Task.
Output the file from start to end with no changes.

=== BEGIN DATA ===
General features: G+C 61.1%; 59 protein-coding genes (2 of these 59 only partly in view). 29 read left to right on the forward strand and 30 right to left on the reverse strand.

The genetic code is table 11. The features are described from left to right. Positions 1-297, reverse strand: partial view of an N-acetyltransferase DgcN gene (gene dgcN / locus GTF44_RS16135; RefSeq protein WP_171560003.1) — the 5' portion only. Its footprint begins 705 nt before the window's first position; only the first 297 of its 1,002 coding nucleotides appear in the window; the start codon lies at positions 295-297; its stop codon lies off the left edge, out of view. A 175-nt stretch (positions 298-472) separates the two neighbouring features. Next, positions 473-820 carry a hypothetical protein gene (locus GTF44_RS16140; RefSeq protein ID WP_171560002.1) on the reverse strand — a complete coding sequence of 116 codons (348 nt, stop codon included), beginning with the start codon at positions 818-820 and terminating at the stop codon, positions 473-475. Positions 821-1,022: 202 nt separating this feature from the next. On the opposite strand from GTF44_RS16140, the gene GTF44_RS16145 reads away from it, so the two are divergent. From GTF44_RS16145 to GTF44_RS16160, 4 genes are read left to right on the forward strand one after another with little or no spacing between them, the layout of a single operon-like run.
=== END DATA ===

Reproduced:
General features: G+C 61.1%; 59 protein-coding genes (2 of these 59 only partly in view). 29 read left to right on the forward strand and 30 right to left on the reverse strand.

The genetic code is table 11. The features are described from left to right. Positions 1-297, reverse strand: partial view of an N-acetyltransferase DgcN gene (gene dgcN / locus GTF44_RS16135; RefSeq protein WP_171560003.1) — the 5' portion only. Its footprint begins 705 nt before the window's first position; only the first 297 of its 1,002 coding nucleotides appear in the window; the start codon lies at positions 295-297; its stop codon lies off the left edge, out of view. A 175-nt stretch (positions 298-472) separates the two neighbouring features. Next, positions 473-820 carry a hypothetical protein gene (locus GTF44_RS16140; RefSeq protein ID WP_171560002.1) on the reverse strand — a complete coding sequence of 116 codons (348 nt, stop codon included), beginning with the start codon at positions 818-820 and terminating at the stop codon, positions 473-475. Positions 821-1,022: 202 nt separating this feature from the next. On the opposite strand from GTF44_RS16140, the gene GTF44_RS16145 reads away from it, so the two are divergent. From GTF44_RS16145 to GTF44_RS16160, 4 genes are read left to right on the forward strand one after another with little or no spacing between them, the layout of a single operon-like run.